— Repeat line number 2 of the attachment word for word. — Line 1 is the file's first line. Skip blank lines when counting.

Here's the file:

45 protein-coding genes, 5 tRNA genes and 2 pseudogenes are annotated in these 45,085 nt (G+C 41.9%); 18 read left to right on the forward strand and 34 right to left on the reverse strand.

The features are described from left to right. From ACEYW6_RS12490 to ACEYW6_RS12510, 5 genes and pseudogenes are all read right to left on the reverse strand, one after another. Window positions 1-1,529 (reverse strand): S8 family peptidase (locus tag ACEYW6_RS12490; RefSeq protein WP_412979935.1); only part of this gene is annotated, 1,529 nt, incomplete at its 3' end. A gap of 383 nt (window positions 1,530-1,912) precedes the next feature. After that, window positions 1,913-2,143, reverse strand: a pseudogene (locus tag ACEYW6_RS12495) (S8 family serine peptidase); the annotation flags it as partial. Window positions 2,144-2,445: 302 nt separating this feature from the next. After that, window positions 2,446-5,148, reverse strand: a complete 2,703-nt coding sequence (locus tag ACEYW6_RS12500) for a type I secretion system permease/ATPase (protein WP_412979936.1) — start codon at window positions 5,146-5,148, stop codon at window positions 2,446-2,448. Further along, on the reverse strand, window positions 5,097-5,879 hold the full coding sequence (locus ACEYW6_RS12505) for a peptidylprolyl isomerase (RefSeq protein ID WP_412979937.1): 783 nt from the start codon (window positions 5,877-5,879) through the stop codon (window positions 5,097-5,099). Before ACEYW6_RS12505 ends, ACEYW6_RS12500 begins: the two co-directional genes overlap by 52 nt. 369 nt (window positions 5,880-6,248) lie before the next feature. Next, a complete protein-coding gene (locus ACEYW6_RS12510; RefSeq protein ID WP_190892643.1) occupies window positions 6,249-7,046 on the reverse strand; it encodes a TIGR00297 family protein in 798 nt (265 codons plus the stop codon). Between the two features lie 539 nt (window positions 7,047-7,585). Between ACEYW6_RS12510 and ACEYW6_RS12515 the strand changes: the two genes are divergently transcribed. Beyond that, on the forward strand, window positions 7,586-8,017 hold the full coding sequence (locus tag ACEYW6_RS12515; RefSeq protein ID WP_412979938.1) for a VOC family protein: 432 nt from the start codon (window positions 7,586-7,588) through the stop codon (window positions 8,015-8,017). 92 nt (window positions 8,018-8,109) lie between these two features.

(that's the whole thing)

The features are described from left to right. From ACEYW6_RS12490 to ACEYW6_RS12510, 5 genes and pseudogenes are all read right to left on the reverse strand, one after another. Window positions 1-1,529 (reverse strand): S8 family peptidase (locus tag ACEYW6_RS12490; RefSeq protein WP_412979935.1); only part of this gene is annotated, 1,529 nt, incomplete at its 3' end. A gap of 383 nt (window positions 1,530-1,912) precedes the next feature. After that, window positions 1,913-2,143, reverse strand: a pseudogene (locus tag ACEYW6_RS12495) (S8 family serine peptidase); the annotation flags it as partial. Window positions 2,144-2,445: 302 nt separating this feature from the next. After that, window positions 2,446-5,148, reverse strand: a complete 2,703-nt coding sequence (locus tag ACEYW6_RS12500) for a type I secretion system permease/ATPase (protein WP_412979936.1) — start codon at window positions 5,146-5,148, stop codon at window positions 2,446-2,448. Further along, on the reverse strand, window positions 5,097-5,879 hold the full coding sequence (locus ACEYW6_RS12505) for a peptidylprolyl isomerase (RefSeq protein ID WP_412979937.1): 783 nt from the start codon (window positions 5,877-5,879) through the stop codon (window positions 5,097-5,099). Before ACEYW6_RS12505 ends, ACEYW6_RS12500 begins: the two co-directional genes overlap by 52 nt. 369 nt (window positions 5,880-6,248) lie before the next feature. Next, a complete protein-coding gene (locus ACEYW6_RS12510; RefSeq protein ID WP_190892643.1) occupies window positions 6,249-7,046 on the reverse strand; it encodes a TIGR00297 family protein in 798 nt (265 codons plus the stop codon). Between the two features lie 539 nt (window positions 7,047-7,585). Between ACEYW6_RS12510 and ACEYW6_RS12515 the strand changes: the two genes are divergently transcribed. Beyond that, on the forward strand, window positions 7,586-8,017 hold the full coding sequence (locus tag ACEYW6_RS12515; RefSeq protein ID WP_412979938.1) for a VOC family protein: 432 nt from the start codon (window positions 7,586-7,588) through the stop codon (window positions 8,015-8,017). 92 nt (window positions 8,018-8,109) lie between these two features.